A few weeks ago I was invited along with my letterpress to a celebration in the East Bay. The occasion was both an open house for The Weekend Press and the start of their Oakland Illustrated Kickstarter campaign. The campaign is a collaboration between Oakland Illustrators to create unique Oakland inspired art with the added benefit of helping fund the newly christened graphic design and letterpress shop.
It should be noted that as I publish this there are just 4 days left in the campaign. I'm happy to say they've met their goals but partaking in funding the Kickstarter is the best way you can purchase these prints. So check them out!
The prints on display looked great but they are actually only the beginning of the printing process. After seeing how the art was producing the files will be tweaked to produce even better prints. I loved that there was no glass covering the prints. You could really get in and see the details. (Forgive my images and lack of closeups as I only had my phone to shoot with that day).
The Weekend Press is two floors with the upper being the production office. While taking myself on a self guided tour I was happy to find a nice display of all the elements that go into the printing process of the Oakland Illustrated prints.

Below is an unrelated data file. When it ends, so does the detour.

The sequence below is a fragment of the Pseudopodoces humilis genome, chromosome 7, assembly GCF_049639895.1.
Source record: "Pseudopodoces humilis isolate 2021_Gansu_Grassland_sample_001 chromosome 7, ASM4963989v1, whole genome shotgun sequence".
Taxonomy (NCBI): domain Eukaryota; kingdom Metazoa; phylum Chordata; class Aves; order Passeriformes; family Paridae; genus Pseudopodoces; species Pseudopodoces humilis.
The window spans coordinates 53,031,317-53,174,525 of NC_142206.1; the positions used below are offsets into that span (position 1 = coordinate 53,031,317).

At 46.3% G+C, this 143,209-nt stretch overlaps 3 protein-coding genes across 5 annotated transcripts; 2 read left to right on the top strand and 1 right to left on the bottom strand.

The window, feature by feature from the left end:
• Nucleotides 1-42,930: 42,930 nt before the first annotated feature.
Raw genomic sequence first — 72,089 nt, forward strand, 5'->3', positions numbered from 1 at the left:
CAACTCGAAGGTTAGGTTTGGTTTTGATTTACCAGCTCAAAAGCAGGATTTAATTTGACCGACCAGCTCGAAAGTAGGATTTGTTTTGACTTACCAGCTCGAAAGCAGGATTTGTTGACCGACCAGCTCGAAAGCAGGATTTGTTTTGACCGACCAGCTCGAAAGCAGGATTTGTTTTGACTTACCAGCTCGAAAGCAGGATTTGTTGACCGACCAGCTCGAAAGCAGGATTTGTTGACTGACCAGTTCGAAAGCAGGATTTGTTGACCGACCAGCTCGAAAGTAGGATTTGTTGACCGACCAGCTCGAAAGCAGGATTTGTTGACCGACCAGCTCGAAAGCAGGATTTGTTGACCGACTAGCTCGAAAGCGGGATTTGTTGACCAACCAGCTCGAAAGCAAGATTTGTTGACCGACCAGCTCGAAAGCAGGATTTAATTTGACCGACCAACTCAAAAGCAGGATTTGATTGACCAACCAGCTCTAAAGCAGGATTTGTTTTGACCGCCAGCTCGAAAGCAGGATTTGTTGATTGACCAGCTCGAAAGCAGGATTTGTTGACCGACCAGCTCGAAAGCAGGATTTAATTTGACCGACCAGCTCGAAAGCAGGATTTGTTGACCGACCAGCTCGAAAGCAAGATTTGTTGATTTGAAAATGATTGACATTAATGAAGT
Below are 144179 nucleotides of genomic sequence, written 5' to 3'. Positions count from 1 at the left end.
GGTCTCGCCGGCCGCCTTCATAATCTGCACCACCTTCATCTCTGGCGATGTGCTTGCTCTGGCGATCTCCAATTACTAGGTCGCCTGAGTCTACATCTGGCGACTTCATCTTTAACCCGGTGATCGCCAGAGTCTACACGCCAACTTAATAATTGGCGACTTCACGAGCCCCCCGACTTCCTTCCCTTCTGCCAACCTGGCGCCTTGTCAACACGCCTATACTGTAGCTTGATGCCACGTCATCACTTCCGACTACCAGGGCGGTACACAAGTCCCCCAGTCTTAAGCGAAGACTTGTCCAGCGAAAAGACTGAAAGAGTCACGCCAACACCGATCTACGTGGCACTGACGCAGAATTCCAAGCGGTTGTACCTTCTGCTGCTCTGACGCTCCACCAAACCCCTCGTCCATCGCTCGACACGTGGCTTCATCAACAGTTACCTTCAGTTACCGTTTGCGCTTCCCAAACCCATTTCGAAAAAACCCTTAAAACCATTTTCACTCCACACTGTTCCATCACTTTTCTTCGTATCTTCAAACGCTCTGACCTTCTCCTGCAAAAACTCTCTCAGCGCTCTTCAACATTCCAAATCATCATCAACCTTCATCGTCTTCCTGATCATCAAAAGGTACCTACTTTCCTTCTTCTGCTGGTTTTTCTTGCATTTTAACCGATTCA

So why was I there with my letterpress?
A high end letterpress shop uses machinery too loud and dangerous for showing off during soirées. Peter and Jenny wanted to show their guests the basic concepts of letterpress printing along with folks being able to try it out themselves. I have a table top printing press which is far friendlier for the uninitiated. Everything is done by hand. You load each piece of paper and pull the lever to make each print. I helped guests print a souvenir coaster.
When I first walked into the light filled Weekend Press it took me a moment to actually see my press. It was so dwarfed by the size of the other machinery in the shop. To give a little perspective in the image above you can see a third of their Windmill printing press on the right.
And now some gratuitous pics of their presses.